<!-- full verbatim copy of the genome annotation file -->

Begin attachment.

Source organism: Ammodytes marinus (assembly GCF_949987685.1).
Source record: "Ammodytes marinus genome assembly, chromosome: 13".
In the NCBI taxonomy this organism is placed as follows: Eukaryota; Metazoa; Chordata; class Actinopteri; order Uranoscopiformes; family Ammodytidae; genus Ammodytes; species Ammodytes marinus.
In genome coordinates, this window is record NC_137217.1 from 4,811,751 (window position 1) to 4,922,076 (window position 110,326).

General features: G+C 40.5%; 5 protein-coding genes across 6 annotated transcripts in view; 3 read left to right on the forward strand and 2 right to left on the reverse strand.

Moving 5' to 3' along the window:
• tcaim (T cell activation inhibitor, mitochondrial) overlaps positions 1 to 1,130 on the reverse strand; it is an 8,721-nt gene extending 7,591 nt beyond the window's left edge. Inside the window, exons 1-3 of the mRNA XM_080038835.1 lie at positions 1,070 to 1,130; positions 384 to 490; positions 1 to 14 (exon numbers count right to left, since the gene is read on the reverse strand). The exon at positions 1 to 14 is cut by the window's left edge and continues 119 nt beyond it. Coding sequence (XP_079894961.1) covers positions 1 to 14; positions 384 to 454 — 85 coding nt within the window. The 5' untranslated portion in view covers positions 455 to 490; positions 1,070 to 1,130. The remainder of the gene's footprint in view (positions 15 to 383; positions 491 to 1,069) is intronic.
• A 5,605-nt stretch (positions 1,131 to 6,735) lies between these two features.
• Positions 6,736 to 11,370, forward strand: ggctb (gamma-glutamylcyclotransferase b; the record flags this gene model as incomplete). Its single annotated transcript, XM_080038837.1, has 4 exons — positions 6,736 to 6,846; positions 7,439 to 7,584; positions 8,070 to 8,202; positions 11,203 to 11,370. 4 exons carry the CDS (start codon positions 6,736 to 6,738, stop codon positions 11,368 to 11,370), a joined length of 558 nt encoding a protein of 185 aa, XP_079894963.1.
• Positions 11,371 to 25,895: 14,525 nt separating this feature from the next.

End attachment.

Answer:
Source organism: Ammodytes marinus (assembly GCF_949987685.1).
Source record: "Ammodytes marinus genome assembly, chromosome: 13".
In the NCBI taxonomy this organism is placed as follows: Eukaryota; Metazoa; Chordata; class Actinopteri; order Uranoscopiformes; family Ammodytidae; genus Ammodytes; species Ammodytes marinus.
In genome coordinates, this window is record NC_137217.1 from 4,811,751 (window position 1) to 4,922,076 (window position 110,326).

General features: G+C 40.5%; 5 protein-coding genes across 6 annotated transcripts in view; 3 read left to right on the forward strand and 2 right to left on the reverse strand.

Moving 5' to 3' along the window:
• tcaim (T cell activation inhibitor, mitochondrial) overlaps positions 1 to 1,130 on the reverse strand; it is an 8,721-nt gene extending 7,591 nt beyond the window's left edge. Inside the window, exons 1-3 of the mRNA XM_080038835.1 lie at positions 1,070 to 1,130; positions 384 to 490; positions 1 to 14 (exon numbers count right to left, since the gene is read on the reverse strand). The exon at positions 1 to 14 is cut by the window's left edge and continues 119 nt beyond it. Coding sequence (XP_079894961.1) covers positions 1 to 14; positions 384 to 454 — 85 coding nt within the window. The 5' untranslated portion in view covers positions 455 to 490; positions 1,070 to 1,130. The remainder of the gene's footprint in view (positions 15 to 383; positions 491 to 1,069) is intronic.
• A 5,605-nt stretch (positions 1,131 to 6,735) lies between these two features.
• Positions 6,736 to 11,370, forward strand: ggctb (gamma-glutamylcyclotransferase b; the record flags this gene model as incomplete). Its single annotated transcript, XM_080038837.1, has 4 exons — positions 6,736 to 6,846; positions 7,439 to 7,584; positions 8,070 to 8,202; positions 11,203 to 11,370. 4 exons carry the CDS (start codon positions 6,736 to 6,738, stop codon positions 11,368 to 11,370), a joined length of 558 nt encoding a protein of 185 aa, XP_079894963.1.
• Positions 11,371 to 25,895: 14,525 nt separating this feature from the next.